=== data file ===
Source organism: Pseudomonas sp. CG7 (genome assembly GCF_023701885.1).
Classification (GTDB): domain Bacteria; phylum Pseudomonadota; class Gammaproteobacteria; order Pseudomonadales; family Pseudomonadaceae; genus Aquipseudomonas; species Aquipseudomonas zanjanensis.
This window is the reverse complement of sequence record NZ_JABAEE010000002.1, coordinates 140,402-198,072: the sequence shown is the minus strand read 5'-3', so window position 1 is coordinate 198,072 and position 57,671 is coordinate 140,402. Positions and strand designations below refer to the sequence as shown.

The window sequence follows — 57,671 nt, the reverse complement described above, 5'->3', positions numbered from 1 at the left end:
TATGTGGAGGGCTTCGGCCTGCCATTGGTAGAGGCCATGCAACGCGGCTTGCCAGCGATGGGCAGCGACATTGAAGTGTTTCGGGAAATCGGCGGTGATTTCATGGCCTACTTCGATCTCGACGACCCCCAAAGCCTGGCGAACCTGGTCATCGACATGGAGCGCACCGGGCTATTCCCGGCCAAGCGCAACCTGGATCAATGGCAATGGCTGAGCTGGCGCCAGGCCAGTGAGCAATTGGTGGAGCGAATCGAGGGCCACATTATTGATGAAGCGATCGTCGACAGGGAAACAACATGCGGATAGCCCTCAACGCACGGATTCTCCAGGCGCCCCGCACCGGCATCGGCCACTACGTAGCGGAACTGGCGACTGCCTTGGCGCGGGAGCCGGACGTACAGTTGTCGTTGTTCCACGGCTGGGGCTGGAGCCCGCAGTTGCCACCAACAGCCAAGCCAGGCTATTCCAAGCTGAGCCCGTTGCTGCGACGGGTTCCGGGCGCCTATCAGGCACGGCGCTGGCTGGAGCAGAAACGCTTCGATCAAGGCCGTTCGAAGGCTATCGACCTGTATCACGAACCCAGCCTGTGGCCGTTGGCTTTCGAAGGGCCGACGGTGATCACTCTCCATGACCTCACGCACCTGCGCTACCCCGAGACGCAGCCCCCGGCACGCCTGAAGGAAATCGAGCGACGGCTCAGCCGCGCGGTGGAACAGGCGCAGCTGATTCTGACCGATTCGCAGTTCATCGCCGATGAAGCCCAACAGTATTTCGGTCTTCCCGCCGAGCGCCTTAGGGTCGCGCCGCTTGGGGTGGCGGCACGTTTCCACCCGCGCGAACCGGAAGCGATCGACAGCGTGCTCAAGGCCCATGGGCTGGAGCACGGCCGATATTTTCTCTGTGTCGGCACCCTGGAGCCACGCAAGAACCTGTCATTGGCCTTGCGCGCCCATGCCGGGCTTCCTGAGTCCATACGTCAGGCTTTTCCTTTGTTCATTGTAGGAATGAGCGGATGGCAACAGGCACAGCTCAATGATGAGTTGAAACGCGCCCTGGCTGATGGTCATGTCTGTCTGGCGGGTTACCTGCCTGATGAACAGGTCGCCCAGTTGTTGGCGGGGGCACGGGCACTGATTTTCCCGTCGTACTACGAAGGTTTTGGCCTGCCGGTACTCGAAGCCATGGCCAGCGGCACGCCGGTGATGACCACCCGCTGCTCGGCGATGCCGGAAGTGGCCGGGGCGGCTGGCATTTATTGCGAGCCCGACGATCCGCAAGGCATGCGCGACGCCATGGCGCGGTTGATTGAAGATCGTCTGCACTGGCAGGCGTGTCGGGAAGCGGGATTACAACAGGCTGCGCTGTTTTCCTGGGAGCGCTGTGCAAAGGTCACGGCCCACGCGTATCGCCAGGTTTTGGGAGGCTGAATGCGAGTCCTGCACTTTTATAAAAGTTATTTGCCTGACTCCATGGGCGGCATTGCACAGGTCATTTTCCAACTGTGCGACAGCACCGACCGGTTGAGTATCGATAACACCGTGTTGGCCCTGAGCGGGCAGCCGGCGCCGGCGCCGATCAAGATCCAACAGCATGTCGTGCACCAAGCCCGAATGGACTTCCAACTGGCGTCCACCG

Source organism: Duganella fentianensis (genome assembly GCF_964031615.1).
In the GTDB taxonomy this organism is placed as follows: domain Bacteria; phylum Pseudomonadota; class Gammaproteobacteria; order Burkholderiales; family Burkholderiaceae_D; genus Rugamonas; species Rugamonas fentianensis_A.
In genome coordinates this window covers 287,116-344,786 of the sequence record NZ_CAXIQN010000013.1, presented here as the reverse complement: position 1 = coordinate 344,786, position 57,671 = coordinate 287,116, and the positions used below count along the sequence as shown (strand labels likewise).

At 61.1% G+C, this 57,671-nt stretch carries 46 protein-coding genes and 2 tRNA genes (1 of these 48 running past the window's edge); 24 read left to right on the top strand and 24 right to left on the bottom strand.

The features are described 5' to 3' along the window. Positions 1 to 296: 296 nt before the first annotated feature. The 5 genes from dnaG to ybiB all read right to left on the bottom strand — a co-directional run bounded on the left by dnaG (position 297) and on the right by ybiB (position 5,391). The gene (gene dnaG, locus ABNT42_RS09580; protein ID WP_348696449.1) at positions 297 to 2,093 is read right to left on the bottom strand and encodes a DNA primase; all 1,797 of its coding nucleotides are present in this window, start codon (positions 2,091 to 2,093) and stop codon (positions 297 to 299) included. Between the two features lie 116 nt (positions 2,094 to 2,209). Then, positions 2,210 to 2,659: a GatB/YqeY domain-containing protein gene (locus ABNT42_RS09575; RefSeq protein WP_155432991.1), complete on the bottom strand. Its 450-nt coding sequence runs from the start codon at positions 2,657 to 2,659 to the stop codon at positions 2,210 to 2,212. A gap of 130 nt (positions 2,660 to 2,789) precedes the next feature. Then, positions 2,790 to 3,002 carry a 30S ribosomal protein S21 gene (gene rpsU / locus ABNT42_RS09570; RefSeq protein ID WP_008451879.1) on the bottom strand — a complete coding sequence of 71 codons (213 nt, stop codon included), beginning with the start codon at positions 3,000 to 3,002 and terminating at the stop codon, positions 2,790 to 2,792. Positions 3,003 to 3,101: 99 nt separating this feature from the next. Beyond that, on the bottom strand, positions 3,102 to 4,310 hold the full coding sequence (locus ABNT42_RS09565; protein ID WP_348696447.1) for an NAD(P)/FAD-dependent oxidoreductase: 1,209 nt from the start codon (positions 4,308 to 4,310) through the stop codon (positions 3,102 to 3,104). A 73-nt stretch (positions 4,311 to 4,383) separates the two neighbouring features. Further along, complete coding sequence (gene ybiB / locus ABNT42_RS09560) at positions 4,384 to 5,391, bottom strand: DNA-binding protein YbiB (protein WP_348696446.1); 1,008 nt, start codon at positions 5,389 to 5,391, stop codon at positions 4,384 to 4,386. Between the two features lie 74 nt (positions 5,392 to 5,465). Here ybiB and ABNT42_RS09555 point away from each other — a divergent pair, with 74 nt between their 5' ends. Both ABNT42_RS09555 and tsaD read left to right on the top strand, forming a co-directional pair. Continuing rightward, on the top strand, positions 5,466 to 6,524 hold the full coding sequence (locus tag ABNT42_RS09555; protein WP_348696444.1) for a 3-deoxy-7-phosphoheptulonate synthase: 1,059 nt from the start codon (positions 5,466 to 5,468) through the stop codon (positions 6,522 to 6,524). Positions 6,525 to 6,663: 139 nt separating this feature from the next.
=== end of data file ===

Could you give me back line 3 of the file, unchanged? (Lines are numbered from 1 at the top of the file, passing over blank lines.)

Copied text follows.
This window is the reverse complement of sequence record NZ_JABAEE010000002.1, coordinates 140,402-198,072: the sequence shown is the minus strand read 5'-3', so window position 1 is coordinate 198,072 and position 57,671 is coordinate 140,402. Positions and strand designations below refer to the sequence as shown.